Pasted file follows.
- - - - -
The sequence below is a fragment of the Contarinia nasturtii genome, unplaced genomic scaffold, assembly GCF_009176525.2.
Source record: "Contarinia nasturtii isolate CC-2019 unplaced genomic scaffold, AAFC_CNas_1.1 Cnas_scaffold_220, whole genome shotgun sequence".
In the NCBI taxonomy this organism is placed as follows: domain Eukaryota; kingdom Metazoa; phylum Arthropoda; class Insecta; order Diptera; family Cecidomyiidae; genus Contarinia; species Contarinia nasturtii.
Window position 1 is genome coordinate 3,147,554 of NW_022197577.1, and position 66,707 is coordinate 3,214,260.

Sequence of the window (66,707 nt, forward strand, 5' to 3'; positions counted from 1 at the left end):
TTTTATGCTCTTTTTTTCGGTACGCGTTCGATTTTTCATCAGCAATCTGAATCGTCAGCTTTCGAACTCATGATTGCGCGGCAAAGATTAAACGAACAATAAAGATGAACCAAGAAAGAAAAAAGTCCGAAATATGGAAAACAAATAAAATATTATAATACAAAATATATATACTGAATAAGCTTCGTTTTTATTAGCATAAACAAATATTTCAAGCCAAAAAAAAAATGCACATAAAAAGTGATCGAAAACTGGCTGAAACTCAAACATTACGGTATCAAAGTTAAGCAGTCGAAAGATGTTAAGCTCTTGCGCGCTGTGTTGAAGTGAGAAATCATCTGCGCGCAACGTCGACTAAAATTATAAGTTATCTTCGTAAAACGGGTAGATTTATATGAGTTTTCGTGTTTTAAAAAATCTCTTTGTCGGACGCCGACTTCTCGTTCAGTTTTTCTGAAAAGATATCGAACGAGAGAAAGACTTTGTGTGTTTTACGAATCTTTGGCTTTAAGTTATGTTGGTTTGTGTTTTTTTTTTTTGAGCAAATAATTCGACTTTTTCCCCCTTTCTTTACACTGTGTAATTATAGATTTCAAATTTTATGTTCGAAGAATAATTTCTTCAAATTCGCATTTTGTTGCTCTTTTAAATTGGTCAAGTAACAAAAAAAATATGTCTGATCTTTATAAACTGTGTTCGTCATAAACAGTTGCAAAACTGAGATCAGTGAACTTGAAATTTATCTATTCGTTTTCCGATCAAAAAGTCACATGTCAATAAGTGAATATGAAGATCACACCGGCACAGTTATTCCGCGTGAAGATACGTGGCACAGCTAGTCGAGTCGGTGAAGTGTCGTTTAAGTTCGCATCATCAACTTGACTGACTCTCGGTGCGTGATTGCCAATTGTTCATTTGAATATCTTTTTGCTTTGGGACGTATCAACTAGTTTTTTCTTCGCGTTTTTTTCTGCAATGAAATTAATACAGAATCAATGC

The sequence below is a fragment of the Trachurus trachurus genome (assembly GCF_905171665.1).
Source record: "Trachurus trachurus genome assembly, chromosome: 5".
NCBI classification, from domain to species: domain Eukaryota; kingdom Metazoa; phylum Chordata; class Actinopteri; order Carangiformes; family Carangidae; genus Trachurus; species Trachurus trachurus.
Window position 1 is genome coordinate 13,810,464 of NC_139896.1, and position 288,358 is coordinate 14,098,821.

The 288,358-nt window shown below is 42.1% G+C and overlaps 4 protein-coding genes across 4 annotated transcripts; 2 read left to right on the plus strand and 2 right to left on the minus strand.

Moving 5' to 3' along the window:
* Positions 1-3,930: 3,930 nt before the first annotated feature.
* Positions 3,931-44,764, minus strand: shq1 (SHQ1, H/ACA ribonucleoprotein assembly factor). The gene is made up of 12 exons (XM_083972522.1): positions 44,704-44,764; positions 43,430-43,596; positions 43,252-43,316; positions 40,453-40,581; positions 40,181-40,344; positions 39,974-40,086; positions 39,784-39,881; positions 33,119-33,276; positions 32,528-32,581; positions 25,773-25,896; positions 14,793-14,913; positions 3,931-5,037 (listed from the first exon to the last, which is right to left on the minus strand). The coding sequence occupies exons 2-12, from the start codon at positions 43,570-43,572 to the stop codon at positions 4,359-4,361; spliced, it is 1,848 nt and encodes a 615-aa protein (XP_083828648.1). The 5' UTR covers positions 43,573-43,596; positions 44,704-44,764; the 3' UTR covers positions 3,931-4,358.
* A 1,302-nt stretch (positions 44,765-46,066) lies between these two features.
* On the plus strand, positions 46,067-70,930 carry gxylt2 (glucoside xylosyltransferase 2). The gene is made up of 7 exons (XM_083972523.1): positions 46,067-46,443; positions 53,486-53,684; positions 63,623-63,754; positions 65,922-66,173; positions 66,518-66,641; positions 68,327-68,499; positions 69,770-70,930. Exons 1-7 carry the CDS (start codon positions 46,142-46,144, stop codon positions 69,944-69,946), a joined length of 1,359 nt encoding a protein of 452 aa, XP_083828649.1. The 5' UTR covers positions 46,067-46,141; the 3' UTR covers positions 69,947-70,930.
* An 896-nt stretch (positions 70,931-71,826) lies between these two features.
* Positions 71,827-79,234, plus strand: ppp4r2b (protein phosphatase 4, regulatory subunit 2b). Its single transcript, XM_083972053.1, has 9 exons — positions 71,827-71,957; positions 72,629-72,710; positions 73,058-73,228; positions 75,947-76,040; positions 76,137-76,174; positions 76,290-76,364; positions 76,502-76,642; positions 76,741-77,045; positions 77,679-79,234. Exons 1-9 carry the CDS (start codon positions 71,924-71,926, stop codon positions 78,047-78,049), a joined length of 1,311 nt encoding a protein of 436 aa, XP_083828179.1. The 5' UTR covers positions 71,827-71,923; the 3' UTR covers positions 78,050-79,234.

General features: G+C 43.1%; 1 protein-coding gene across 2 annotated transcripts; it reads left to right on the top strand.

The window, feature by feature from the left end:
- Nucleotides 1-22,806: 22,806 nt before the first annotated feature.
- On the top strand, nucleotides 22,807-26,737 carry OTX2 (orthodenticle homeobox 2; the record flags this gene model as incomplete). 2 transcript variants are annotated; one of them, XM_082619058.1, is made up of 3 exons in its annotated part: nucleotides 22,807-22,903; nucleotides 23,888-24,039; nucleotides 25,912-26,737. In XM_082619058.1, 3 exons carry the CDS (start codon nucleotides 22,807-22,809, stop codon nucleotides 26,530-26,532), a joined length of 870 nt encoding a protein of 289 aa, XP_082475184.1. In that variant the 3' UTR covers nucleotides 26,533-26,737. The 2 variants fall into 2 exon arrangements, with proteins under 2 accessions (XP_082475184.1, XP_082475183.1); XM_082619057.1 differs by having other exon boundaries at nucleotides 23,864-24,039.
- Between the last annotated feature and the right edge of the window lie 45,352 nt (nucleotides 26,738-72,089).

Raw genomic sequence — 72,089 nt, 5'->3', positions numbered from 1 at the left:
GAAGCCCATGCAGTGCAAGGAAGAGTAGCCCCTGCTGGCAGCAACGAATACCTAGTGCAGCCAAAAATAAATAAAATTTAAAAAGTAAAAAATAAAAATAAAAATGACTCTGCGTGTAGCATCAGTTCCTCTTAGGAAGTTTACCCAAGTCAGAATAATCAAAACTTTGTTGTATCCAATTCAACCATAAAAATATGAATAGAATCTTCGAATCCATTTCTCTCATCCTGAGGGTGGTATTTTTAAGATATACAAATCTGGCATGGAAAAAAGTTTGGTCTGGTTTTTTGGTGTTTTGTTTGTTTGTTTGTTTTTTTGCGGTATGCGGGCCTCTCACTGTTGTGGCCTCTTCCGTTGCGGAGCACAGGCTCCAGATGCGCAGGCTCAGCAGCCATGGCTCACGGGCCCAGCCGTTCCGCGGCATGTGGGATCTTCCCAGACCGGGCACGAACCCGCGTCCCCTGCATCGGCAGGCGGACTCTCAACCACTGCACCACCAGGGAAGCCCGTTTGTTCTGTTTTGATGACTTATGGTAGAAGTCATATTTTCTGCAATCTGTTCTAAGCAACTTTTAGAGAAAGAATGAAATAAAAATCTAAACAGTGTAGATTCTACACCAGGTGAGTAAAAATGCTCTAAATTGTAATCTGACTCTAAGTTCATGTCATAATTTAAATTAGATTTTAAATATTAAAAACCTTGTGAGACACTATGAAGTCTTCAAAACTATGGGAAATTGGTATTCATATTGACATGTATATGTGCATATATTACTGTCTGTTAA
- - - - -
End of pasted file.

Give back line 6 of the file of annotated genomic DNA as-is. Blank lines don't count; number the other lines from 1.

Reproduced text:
TTTTATGCTCTTTTTTTCGGTACGCGTTCGATTTTTCATCAGCAATCTGAATCGTCAGCTTTCGAACTCATGATTGCGCGGCAAAGATTAAACGAACAATAAAGATGAACCAAGAAAGAAAAAAGTCCGAAATATGGAAAACAAATAAAATATTATAATACAAAATATATATACTGAATAAGCTTCGTTTTTATTAGCATAAACAAATATTTCAAGCCAAAAAAAAAATGCACATAAAAAGTGATCGAAAACTGGCTGAAACTCAAACATTACGGTATCAAAGTTAAGCAGTCGAAAGATGTTAAGCTCTTGCGCGCTGTGTTGAAGTGAGAAATCATCTGCGCGCAACGTCGACTAAAATTATAAGTTATCTTCGTAAAACGGGTAGATTTATATGAGTTTTCGTGTTTTAAAAAATCTCTTTGTCGGACGCCGACTTCTCGTTCAGTTTTTCTGAAAAGATATCGAACGAGAGAAAGACTTTGTGTGTTTTACGAATCTTTGGCTTTAAGTTATGTTGGTTTGTGTTTTTTTTTTTTGAGCAAATAATTCGACTTTTTCCCCCTTTCTTTACACTGTGTAATTATAGATTTCAAATTTTATGTTCGAAGAATAATTTCTTCAAATTCGCATTTTGTTGCTCTTTTAAATTGGTCAAGTAACAAAAAAAATATGTCTGATCTTTATAAACTGTGTTCGTCATAAACAGTTGCAAAACTGAGATCAGTGAACTTGAAATTTATCTATTCGTTTTCCGATCAAAAAGTCACATGTCAATAAGTGAATATGAAGATCACACCGGCACAGTTATTCCGCGTGAAGATACGTGGCACAGCTAGTCGAGTCGGTGAAGTGTCGTTTAAGTTCGCATCATCAACTTGACTGACTCTCGGTGCGTGATTGCCAATTGTTCATTTGAATATCTTTTTGCTTTGGGACGTATCAACTAGTTTTTTCTTCGCGTTTTTTTCTGCAATGAAATTAATACAGAATCAATGC